Have you ever walked into art galleries, cafes or even bookstores and noticed the bright artworks hanging comfortably on the wall? The slight vintage tint that allows us to depict the era in which the piece comes from, alongside the dark defined edges of the subject matter that makes the artwork ‘pop’, which happens to be the art style’s name.
Pop art was an art movement that emerged in the United Kingdom and the United States during the mid to late 1950s. Despite challenging the traditional fine art through images from popular and mass culture (like advertising, comic books and other normal mass produced items), pop art has since gained popularity and is still largely appreciated today.
Where did pop art originally come from?
Well, pop art originated in North America and Great Britain but were both used for different reasons. In the United States, pop art was used as a response from artists and marked the return of hard-edged compositions as well as representational art. Artists in the United States tend to use impersonal, irony and parody in an effort to “defuse” any personal symbolism. Some well-known pop art artists in the United States include Larry Rivers, Alex Katz and Man Ray.
On the other hand, in Britain, pop art was more academic in which the country focused on the dynamic as well as paradoxical pictures of American pop culture as powerful symbolic devices that would affect the life and prosperity of a particular society. In simpler terms, pop art in Britain were ideas inspired by American pop culture. It was also a way to reject Dadaism, which was an art movement of the European avant-garde in the early 20th century. Among the artists in Europe that were seen producing artworks leading up to pop art include the popular Pablo Picasso and Marcel Duchamp.
What did pop art aim to achieve?
According to The Art Story, the pop art movement aimed to blur the boundaries between high art and low culture. This makes one of the most influential characteristics of pop art, that there is no hierarchy of culture and that art can be borrowed from any source. Though through pop art, one may think that the emotions vary from abstract expressionism when in fact, it’s very much similar.
Some say that abstract artworks come from traumas in the soul, and that’s what pop art is as well. The only thing that makes pop art stand out is the fact that pop art artists search for traces of trauma in the mediated world of advertising, cartoons and popular imagery, making a connection and displaying it literally.
At the end of the day, pop art is a straightforward and easily understandable style of art. It’s bright, eye-catching yet something that isn’t exactly easy to create. Many pop art artists are also successful illustrators and designers today, creating fresh and new pop art for magazines, billboards and many other mediums used in the commercial world.
Famous pop art artworks:
#1 Drowning Girl (1963) by Roy Lichtenstein
This oil and magna paint artwork by famous pop art artist Roy Lichtenstein depicts a young woman drowning in a comic-strip styled piece. Surrounded by waves of water and tears flowing out of her eyes, she screams in her mind ““I DONT CARE! I’D RATHER SINK — THAN CALL BRAD FOR HELP!”, clearly seen in her thought bubble. Drowning Girl is part of the collection of the Museum of Modern Art in New York, USA.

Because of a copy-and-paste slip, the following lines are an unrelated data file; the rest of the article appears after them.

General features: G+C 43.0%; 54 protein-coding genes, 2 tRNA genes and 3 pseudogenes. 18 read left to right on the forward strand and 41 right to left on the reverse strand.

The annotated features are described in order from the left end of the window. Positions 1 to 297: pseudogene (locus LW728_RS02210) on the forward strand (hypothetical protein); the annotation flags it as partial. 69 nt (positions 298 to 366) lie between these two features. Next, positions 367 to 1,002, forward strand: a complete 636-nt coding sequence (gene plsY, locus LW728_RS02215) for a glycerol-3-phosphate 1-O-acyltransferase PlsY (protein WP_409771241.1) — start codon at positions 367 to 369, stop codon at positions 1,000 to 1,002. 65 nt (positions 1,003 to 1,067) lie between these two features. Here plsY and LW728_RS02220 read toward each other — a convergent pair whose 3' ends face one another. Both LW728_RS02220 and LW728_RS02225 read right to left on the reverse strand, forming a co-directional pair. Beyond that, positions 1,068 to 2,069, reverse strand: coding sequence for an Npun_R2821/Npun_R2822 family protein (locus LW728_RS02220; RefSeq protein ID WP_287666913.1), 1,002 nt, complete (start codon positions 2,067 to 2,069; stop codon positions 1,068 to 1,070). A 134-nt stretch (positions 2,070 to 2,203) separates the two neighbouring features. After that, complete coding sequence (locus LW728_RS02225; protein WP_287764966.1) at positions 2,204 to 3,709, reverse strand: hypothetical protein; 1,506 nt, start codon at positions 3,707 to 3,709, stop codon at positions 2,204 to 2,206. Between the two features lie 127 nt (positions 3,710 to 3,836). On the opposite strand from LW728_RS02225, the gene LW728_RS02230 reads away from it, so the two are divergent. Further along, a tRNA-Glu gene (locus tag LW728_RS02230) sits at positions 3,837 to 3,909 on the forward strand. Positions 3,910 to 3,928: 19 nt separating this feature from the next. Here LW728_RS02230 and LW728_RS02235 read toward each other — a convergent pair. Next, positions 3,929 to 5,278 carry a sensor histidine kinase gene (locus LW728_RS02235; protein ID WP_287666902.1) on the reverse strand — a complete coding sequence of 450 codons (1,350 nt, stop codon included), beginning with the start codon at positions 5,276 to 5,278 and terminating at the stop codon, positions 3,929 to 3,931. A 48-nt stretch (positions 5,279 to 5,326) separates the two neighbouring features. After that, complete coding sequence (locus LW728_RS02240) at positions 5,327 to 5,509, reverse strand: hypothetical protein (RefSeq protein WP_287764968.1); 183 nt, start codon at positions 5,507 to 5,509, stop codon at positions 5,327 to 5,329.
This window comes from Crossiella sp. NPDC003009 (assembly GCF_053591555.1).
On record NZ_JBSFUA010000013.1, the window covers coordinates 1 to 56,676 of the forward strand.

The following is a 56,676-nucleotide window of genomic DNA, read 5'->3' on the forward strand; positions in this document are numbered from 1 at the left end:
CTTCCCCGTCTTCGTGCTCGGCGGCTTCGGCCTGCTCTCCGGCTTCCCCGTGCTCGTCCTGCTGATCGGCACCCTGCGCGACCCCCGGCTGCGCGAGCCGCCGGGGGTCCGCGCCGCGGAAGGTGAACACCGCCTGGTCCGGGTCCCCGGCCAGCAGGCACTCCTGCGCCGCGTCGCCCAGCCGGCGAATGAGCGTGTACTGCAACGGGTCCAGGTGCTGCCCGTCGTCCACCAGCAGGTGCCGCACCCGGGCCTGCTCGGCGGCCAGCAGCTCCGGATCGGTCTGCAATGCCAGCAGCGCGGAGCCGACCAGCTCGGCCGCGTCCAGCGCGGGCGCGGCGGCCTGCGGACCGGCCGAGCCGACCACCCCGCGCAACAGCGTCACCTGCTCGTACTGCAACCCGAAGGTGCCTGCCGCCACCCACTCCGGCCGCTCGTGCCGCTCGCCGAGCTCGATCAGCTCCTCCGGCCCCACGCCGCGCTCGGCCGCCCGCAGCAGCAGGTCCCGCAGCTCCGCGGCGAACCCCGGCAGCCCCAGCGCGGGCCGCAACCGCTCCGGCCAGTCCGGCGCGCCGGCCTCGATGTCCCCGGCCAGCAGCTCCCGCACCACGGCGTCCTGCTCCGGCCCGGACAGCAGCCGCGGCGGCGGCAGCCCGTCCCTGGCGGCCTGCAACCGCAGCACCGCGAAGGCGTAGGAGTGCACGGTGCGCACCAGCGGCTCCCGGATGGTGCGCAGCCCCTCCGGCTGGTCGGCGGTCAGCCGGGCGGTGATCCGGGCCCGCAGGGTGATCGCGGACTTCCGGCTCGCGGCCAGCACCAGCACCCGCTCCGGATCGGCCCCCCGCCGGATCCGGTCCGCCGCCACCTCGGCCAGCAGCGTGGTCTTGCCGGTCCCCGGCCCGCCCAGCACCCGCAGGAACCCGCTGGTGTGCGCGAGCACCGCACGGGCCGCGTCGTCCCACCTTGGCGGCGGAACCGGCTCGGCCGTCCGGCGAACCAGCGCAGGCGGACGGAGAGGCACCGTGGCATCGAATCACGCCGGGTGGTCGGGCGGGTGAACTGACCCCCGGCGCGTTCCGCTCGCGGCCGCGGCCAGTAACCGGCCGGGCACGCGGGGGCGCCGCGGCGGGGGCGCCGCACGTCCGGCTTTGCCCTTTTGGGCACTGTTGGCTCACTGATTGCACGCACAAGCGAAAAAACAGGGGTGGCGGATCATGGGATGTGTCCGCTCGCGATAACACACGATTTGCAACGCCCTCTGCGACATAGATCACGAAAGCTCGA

#2 Campbell’s Soup Cans (1962) by Andy Warhol
This particular artwork features multiple Campbell soup cans canvases that are lined together. But with a closer look, the viewer will realise that each soup cans are of different flavours. Every canvas is hand-painted and are replicated so uniformly that you wouldn’t be able to tell that they are individually drawn. This piece represents how pop art is used in mass production advertising style.
#3 Marilyn Diptych (1962) by Andy Warhol
Just like his other famous pop art artwork, Marilyn Diptych also features multiple canvases of Marilyn Monroe portraits. Each canvas features the overlapping silkscreen effect in neon and block colours. As seen in the image, one half of the artwork is in colour while the other half is in black and white, with a faded effect as if the printer ran out of ink.
#4 Whaam! (1963) by Roy Lichtenstein
This artwork features two different canvases in which one of the canvas portrays a close up fighter plane shooting another fighter jet that’s further away on the second canvas. A bright splash of colours depicting an explosion engulfs the back of the fighter jet that has been shot, while a comic-strip style “Whaam!” is written on the top left. Inspired by a comic strip from DC Comics’ All-American Men of War, drawn by Irv Novick and published in 1962, this particular artwork is clear and bright.
Virtual art galleries to visit:
As we’re still in the middle of a pandemic, many art galleries have yet to resume operations and international travel is still banned, which means we’re unable to physically appreciate some of the greatest artworks in the world. However, lucky for us, many art galleries are doing virtual tours via Youtube, Google Arts & Culture and through their respective websites too - allowing people around the world to view artworks in all their glory, all while remaining safe at home. Featuring not only pop art but other styles of art as well, check out our specially curated list of virtual art galleries you can enjoy in the comfort of your own home.